Water begins to ice over with the arrival of winter and does not open until early-to-mid April in Northern British Columbia. It is a season of harshness and beauty, where the land is as cold and hiemal as it is wonderful, glistening with frost diamonds. Northern ice fishing, I believe, attracts a certain individual. An individual who is enticed by cold temperatures, long sled rides, frosty noses and skin, raw and coarsened, licked by the cold winds. This individual is not me. Last year, I ended up in the ER after an ice fishing trip went awry. We were in pretty bad shape; whipped from mother nature and her icy temperatures, forcing us to cut our frozen boots from our feet with with my Leatherman Sidekick. My toes were numb, raw and black while the third degree frostbite had begun to set in. Thankfully, I still have all ten toes and they are now back to a lovely shade of pink.A year later, with new boots, I set out again with the same friend and my new furry sidekick, Oreo, who I had adopted last spring. Again, she greeted us with the same wicked winds as a reminder from last year. Leaving town at 05:30, the dark air was calm and still but after three hours later and a frosty sled ride in, the sun began to rise with wind gusts that made setting up a tent nearly impossible.Tent went up though, ratchet straps were drilled into the ice to hold us in place, holes were augered and scooped, lines were rigged with big flashy jig flies and barbs were crimped.Within the first ten minutes, we were both onto fish.We caught five Lakers within the first twenty minutes and for the next eight hours we swapped jig flies, poured hot coffees, chatted about everything from life’s greatest annoyances to politics and waited until we gave in without a single bite for the rest of the day. Lunch consisted of cheesy smokies, rock-hard iced buns heated up over the propane heater with frozen spicy mustard being spread on as a thick paste. It was delicious.Oreo, who is my blue heeler crossed with aussie shepherd made a point of coming with me that morning as I loaded up the truck. He is as stubborn as a mule on the best of days; but he filled his time between playing outside, chasing chunks of snow being blown by the wind and jumping back and forth through the bottom crack of the tent’s door into a little nest to warm up. Upon arrival I had seriously questioned my motive for bringing him. Guilt ran over me, as the wind howled past us, while he picked at the ice between his paws from the run, and I panicked. It was cold; too cold. With a bed of blankets and a propane heater, he seemed to love the excitement between landing fish and the smell of smokies being cooked over the stove. That eased me over, until we had to pack up.The wind cut past our faces, freezing zippers that needed to be zipped and breaking containers than needed to be closed and contained. Oreo looked at me, big eyes cutting into my heart. He was sitting on his hind legs, almost hare-like, with his two front paws held tight against his chest. Our emotions were flared, anger came out as things wouldn’t close due to ice build up, or as things were cemented into the ice from eight hours in the whipping winds. We chipped away at the ice with an axe and my Leatherman multi-tool.Suddenly Oreo bolted down the ice and attached to his tail, a big sparkly green jig hook. Thankfully we had de-barbed all the hooks prior too, but it was cold, and he was in pain. I tried pulling it out with my hands, but they were numb, and I couldn’t feel what I was holding onto. I handed my opened Leatherman Skeletool to my friend. I stuffed Oreo’s face into my jacket, fully expecting him to bite me as my friend used the pliers to pull the jig from his tail. The jig was pulled from his tail, and we shared the moment, a similar look of pain and dog-tiredness. The sled was loaded and I grabbed Oreo and put him onto my lap and held onto him tight. Three hours later, we were both passed out in bed. Maybe I’ll try again next year.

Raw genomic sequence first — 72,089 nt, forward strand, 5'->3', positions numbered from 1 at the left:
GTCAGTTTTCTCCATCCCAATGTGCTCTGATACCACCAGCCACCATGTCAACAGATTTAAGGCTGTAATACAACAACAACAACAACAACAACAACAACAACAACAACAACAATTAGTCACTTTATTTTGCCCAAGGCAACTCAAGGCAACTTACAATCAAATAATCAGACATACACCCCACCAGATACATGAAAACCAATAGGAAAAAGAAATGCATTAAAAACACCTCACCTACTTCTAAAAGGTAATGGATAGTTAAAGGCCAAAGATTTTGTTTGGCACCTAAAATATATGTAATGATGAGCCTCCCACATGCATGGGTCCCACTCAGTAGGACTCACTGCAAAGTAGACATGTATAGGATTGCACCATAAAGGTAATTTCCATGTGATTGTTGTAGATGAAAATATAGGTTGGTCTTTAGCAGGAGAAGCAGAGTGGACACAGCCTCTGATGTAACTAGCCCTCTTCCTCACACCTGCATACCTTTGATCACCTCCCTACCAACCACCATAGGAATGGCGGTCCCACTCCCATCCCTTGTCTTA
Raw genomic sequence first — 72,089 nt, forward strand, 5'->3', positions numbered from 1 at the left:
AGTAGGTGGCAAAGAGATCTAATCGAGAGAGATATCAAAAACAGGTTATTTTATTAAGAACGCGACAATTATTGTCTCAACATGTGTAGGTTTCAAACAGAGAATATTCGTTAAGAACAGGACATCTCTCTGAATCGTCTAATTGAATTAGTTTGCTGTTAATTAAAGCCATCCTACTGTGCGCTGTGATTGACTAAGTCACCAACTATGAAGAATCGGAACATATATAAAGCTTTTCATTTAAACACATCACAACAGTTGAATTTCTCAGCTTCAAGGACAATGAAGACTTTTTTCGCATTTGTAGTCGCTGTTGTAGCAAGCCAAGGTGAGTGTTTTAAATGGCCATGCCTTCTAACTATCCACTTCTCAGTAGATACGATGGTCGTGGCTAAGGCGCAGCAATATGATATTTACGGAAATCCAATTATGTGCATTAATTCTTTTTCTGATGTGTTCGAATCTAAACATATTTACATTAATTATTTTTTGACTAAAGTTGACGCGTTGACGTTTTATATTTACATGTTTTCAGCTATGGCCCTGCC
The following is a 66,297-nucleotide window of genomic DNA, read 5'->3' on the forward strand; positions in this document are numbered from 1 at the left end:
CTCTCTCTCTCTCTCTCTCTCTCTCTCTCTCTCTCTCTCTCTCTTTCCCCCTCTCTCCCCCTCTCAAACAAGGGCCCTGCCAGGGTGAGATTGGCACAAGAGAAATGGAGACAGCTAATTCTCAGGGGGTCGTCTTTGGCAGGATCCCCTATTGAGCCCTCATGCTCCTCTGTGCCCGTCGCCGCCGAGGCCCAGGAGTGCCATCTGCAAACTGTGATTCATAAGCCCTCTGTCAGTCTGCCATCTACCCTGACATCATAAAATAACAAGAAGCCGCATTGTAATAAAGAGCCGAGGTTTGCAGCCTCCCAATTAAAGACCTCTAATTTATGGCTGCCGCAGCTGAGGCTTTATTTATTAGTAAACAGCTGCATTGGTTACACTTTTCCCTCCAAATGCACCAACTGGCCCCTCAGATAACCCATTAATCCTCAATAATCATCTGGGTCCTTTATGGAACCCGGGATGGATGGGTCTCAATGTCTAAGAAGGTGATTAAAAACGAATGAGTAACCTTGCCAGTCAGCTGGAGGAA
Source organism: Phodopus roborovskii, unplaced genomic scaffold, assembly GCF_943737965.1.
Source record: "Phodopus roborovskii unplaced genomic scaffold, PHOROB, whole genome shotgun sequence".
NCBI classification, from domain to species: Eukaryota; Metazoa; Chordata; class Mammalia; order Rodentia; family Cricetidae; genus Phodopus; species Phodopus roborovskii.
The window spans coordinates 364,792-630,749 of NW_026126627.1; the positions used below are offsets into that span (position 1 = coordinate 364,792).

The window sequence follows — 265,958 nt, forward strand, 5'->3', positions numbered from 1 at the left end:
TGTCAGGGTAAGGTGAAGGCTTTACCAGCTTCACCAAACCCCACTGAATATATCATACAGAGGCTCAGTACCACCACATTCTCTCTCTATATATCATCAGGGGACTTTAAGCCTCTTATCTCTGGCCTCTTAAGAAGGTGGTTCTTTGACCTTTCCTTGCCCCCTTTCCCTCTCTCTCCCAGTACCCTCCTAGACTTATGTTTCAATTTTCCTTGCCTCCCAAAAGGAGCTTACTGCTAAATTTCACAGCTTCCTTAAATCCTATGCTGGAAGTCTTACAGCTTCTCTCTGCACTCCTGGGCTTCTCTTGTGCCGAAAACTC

_Kate Watson, Prince George, British Columbia